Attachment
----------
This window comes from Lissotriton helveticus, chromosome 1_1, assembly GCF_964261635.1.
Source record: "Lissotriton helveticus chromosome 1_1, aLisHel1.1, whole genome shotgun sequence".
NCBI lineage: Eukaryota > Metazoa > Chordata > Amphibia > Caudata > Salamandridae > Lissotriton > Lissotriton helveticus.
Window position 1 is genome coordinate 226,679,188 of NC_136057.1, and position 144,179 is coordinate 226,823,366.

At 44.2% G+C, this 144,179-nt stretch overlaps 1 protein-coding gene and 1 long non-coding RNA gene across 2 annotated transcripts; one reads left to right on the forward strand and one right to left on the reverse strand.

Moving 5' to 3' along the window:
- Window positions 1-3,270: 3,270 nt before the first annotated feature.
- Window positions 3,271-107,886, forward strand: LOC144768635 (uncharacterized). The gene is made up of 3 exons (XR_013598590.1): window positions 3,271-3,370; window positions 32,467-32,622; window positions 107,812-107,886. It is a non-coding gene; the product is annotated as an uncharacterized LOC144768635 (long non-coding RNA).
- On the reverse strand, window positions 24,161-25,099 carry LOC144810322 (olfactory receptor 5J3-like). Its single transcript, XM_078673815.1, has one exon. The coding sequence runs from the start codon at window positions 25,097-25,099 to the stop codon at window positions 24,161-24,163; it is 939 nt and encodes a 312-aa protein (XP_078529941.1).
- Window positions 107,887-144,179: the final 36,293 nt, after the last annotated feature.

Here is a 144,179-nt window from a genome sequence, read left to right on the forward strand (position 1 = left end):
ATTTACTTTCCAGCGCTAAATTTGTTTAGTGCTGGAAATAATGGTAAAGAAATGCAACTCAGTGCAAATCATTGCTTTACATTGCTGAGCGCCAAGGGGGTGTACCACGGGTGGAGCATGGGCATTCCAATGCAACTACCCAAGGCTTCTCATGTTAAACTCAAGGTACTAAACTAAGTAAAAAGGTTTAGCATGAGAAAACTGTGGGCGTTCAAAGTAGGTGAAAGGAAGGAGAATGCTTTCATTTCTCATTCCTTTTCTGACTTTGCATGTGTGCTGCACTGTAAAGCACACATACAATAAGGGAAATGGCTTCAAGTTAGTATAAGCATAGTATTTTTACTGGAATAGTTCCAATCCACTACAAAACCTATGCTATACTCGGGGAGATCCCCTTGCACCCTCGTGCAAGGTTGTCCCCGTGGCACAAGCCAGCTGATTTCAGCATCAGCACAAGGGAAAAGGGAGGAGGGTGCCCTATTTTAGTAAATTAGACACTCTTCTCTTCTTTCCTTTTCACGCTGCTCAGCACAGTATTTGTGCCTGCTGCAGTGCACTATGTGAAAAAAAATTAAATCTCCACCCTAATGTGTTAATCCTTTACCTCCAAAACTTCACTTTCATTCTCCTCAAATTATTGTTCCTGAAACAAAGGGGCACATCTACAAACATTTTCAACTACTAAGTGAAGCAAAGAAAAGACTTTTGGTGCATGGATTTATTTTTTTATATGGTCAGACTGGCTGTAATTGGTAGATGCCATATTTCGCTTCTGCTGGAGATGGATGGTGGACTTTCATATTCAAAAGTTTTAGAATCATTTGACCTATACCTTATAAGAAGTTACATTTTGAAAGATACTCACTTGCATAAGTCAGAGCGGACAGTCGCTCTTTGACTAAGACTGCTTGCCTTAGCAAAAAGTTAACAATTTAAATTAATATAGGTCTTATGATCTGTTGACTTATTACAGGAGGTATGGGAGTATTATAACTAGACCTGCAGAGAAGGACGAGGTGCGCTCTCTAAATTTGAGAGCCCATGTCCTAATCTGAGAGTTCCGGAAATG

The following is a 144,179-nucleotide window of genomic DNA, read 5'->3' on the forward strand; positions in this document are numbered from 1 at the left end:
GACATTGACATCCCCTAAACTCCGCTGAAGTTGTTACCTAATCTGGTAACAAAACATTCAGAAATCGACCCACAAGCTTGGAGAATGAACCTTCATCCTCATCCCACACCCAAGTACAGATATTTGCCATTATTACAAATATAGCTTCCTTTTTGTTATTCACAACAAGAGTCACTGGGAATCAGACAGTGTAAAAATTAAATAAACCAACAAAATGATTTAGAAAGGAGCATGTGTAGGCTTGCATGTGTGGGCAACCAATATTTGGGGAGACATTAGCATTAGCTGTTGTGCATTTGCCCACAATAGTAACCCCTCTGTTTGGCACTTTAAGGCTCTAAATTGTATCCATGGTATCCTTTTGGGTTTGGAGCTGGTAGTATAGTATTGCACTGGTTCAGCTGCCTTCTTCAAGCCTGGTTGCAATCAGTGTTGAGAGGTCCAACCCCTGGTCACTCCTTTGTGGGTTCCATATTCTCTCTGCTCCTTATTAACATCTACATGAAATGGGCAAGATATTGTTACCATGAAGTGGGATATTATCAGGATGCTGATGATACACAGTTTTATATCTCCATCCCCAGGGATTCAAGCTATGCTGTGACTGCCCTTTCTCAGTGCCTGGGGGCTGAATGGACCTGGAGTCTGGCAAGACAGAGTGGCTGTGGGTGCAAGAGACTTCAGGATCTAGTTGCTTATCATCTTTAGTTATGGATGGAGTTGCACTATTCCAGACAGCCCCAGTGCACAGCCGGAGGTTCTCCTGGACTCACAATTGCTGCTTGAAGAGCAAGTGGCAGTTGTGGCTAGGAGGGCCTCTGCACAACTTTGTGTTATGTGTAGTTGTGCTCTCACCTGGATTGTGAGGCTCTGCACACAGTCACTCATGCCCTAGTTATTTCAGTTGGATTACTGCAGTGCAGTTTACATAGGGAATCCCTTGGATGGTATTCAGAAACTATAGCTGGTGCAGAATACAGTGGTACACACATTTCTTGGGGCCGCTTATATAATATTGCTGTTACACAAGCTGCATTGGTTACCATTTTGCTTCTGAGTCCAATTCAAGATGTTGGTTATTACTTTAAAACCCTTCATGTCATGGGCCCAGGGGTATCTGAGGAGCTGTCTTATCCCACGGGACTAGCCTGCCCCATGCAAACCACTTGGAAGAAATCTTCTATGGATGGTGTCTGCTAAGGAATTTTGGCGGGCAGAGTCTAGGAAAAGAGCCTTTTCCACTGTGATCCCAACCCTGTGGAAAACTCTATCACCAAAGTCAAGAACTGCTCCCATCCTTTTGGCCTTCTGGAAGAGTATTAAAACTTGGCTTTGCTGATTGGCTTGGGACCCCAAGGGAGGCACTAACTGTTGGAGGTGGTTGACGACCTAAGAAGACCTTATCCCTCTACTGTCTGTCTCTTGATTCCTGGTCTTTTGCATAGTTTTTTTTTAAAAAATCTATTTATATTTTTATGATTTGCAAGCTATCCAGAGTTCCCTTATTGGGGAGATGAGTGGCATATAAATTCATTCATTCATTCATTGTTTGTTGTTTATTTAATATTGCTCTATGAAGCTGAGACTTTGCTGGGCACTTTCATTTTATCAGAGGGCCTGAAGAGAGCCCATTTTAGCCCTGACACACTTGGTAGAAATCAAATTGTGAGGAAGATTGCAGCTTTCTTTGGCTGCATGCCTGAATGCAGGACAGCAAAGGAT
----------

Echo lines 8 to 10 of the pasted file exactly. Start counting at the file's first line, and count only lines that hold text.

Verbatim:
- Window positions 3,271-107,886, forward strand: LOC144768635 (uncharacterized). The gene is made up of 3 exons (XR_013598590.1): window positions 3,271-3,370; window positions 32,467-32,622; window positions 107,812-107,886. It is a non-coding gene; the product is annotated as an uncharacterized LOC144768635 (long non-coding RNA).
- On the reverse strand, window positions 24,161-25,099 carry LOC144810322 (olfactory receptor 5J3-like). Its single transcript, XM_078673815.1, has one exon. The coding sequence runs from the start codon at window positions 25,097-25,099 to the stop codon at window positions 24,161-24,163; it is 939 nt and encodes a 312-aa protein (XP_078529941.1).
- Window positions 107,887-144,179: the final 36,293 nt, after the last annotated feature.